Yesterday’s post closed with “no matter how compelling your story, it ain’t about you, and it ain’t about me: it’s about understanding your audience and their concerns. That means there’s work to do. Take along a lunch.”
Soon we’ll get into specifics of how to present yourself to your market (the people who might hire you). But first, it’s essential to understand the world those people live in. This post continues the notes Randi Oster took from our call last week.
Again, my comments are indented italics, like this. (The picture at right is explained below.)
Lesson #2: The healthcare “ocean” is huge and diverse. Learn what matters to each audience.
Dave says, “As I started to learn about the industry, for a while I started to feel oriented. But then I kept discovering entire new communities with their own thoughts, concerns, and culture, and practically no connection to things I’d learned and people I’d met.
“I realized that this industry is as vast as the Pacific Ocean: you can be an expert about the climate and ecosystem around the Great Barrier Reef, but then you discover you know nothing about what it’s like around Japan or Seattle.”
The image that came to mind was a vast reed island floating in the Pacific, like a giant version of the floating island above (from Lake Titicaca in Peru). It’s strange compared to dry land, but you learn your way around – then, over the horizon comes another island, with a whole different culture.
As you learn about the industry, some of what you know will transfer to other areas, other cultures, other specialties. But to navigate in any new territory, knowing someone familiar with that space will help immensely. Always be humble, be honest about what you don’t know, ask lots of questions and ask why it matters to them.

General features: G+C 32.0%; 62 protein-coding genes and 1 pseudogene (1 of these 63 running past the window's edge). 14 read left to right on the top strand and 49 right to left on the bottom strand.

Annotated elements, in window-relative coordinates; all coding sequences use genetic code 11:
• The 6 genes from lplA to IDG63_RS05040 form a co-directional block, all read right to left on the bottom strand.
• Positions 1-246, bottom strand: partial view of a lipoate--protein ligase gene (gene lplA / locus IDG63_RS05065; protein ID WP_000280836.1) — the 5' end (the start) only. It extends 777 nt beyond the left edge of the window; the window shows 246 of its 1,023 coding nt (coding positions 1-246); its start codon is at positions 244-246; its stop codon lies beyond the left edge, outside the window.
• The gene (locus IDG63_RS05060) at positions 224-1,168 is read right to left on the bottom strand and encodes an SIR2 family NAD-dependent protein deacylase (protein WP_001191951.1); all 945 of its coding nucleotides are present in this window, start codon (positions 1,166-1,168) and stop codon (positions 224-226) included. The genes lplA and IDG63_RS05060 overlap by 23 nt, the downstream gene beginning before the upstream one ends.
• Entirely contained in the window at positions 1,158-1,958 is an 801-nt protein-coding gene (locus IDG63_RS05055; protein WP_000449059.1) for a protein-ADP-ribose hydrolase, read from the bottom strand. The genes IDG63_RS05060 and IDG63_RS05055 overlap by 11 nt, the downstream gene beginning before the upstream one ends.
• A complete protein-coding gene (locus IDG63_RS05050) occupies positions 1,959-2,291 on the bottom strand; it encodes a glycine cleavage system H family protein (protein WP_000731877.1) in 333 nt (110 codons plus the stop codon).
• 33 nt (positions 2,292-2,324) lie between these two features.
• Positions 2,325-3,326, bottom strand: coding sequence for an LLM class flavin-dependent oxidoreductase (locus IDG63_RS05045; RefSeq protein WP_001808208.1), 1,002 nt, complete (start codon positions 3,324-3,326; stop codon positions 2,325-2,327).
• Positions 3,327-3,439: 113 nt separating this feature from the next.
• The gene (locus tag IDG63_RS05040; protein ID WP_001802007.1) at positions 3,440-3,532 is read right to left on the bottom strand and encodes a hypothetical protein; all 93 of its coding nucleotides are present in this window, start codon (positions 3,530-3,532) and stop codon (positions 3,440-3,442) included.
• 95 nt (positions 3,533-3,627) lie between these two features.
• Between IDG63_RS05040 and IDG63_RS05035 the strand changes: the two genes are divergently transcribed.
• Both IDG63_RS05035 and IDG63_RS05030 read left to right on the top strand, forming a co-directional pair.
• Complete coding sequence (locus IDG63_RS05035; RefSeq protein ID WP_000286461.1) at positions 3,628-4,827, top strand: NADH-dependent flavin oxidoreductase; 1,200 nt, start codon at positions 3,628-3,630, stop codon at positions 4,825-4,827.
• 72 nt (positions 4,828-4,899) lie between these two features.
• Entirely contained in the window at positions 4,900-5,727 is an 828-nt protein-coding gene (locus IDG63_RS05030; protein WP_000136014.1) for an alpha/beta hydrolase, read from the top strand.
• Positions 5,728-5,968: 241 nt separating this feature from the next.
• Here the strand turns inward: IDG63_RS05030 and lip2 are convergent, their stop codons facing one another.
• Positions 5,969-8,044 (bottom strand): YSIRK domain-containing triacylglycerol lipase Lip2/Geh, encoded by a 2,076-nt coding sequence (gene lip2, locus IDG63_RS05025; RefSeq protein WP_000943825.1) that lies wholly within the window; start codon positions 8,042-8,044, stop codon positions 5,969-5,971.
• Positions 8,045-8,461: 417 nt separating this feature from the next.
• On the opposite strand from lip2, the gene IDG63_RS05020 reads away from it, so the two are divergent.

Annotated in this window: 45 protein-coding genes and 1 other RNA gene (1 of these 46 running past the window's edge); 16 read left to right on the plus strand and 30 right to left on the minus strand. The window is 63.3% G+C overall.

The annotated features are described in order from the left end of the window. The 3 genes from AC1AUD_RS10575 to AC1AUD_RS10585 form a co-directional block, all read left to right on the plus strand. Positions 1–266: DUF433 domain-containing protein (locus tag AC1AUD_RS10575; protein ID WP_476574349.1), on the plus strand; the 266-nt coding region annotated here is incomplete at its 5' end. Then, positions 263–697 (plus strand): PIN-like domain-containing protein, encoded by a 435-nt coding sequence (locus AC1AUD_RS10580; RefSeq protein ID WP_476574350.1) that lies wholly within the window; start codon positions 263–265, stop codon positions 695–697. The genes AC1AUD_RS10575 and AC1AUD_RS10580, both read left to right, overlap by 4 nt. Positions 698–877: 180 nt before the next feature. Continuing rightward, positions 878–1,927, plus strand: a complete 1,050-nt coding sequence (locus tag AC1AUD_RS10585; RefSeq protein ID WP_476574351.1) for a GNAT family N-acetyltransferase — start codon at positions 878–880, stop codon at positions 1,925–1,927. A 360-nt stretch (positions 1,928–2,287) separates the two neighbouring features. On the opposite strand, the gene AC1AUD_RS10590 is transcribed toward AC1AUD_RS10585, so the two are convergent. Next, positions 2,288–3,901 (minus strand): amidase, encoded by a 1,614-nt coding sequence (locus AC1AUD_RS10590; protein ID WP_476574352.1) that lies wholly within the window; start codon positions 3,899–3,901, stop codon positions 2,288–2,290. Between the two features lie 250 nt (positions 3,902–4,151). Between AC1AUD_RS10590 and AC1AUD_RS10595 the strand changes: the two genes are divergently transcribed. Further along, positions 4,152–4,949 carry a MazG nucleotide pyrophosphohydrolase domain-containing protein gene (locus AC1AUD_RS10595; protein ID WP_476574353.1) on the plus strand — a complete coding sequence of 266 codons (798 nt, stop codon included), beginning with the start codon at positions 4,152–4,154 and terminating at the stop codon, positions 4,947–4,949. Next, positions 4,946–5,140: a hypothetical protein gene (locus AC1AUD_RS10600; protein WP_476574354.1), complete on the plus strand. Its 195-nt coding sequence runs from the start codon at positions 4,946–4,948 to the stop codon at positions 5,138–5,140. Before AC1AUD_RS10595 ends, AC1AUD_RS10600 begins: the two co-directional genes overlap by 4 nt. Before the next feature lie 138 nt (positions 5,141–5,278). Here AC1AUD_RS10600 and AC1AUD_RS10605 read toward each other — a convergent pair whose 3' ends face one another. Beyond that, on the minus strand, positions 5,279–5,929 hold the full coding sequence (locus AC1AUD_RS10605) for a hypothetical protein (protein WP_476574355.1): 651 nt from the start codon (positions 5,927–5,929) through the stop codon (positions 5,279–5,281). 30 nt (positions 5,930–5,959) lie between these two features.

Dave says he’ll go as far as to ask “Why, of all the people you might have hired to speak, did you ask me?? What about my work seems to be valuable for your audience?”
The purpose is to understand how they see you, so you can speak in a context that make sense to them.
This is important for three reasons.
- First, if you want to be paid to serve an audience and have them end up happy, you need to understand what’s important to them.
- Second, it’s vital to understand that hardly any medical person’s training has involved seeing things from the patient perspective, and you’re there to shed light – to help them see things as you do. To do that you need empathy: it’s as important for you to see their view as it is for them to see yours. You can only do that by asking.
- Third, as you talk with different people – even if they don’t hire you – you’ll broaden how much you do know. In later calls you’ll be able to say things like this: “When I spoke with XYZ a while ago, they said they’re facing ABC. Is that true for you, or not so much?” And you’ll learn.
We’re starting to see one of my fundamental principles:
Two thirds of successful speaking is good listening.
Next in the series: #3: Q&A on Sales, with Trevor Torres
Series index: New series: “Speaker Academy”
Karen Nicole Smith says
This is very important information. If we’re the pioneers of sharing the patient perspective there could be a tendency to think from a “here are the answers” perspective. Asking. Setting this up as a collaborative exchange takes everything to a higher level. With real listening a powerful interaction is possible and the possibility of an amazing outcome. I think I’m going to create a very short list of questions (like I use in journalism) that I can use across the board to begin to create the lens that I think about each speaking opportunity with. Ask the organization these questions to get myself started.